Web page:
As for NATO, the US should reconsider its own role, since the Russia as threat meme is radically overblown and the Europeans are well able to defend themselves, a responsibility they should have taken over years ago. In the meantime, the alliance should reconsider Ankara’s membership. The Erdogan government cannot be trusted and even its successor is not likely to abandon nationalistic objectives popular with the Turkish public. NATO’s southeast anchor against Moscow isn’t useful if Turks look more favorably on Russia than their nominal allies. It also is embarrassing to all if a member of the transatlantic alliance is oppressing its people at home and fomenting conflict abroad.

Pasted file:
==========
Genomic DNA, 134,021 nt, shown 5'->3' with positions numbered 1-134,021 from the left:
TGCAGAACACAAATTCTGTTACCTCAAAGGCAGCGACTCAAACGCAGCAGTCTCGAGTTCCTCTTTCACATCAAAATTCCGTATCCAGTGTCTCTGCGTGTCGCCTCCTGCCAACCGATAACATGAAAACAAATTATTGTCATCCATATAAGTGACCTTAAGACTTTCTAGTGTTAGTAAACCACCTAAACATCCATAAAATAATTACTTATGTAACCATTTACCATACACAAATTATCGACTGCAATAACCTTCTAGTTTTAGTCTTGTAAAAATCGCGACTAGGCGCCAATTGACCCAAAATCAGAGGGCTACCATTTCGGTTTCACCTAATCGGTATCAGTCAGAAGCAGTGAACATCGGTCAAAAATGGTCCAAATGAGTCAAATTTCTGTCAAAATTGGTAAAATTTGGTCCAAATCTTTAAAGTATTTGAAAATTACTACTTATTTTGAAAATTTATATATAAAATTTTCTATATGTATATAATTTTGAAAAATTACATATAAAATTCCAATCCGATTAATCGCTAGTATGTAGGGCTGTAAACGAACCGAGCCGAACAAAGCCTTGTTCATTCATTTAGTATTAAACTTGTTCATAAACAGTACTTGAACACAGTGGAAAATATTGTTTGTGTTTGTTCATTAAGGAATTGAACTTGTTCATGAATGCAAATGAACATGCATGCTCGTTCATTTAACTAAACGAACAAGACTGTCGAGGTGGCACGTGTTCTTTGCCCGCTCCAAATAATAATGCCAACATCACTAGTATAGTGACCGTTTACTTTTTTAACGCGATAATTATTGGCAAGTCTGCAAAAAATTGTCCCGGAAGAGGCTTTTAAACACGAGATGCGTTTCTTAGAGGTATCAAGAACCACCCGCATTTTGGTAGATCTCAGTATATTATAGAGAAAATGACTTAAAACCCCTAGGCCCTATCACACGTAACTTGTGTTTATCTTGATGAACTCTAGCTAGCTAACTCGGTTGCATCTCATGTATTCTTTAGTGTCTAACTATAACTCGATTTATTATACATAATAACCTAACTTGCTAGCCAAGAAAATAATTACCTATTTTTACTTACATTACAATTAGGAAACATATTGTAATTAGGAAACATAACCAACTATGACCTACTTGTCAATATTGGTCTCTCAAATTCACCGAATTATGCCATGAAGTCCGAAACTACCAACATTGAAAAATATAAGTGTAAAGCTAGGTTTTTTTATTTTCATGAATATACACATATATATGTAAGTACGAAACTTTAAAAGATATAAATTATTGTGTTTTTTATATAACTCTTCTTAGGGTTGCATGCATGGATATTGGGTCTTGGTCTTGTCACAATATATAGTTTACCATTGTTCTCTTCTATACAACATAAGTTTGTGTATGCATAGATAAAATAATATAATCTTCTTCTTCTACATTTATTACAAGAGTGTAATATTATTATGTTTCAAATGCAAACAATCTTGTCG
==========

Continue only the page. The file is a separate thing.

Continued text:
Of course, the US should not treat Turkey as an enemy, for it is not one. However, Washington should drop the illusion that Ankara is an ally. In practice, Turkey is a frenemy, a state with often contrary and sometimes hostile objectives, though willing to cooperate when interests coincide. In this way Turkey is similar to Russia, once the Washington Beltway’s Russophobia is stripped away. Disagreements are real, but not existential. Areas for cooperation exist, but are limited.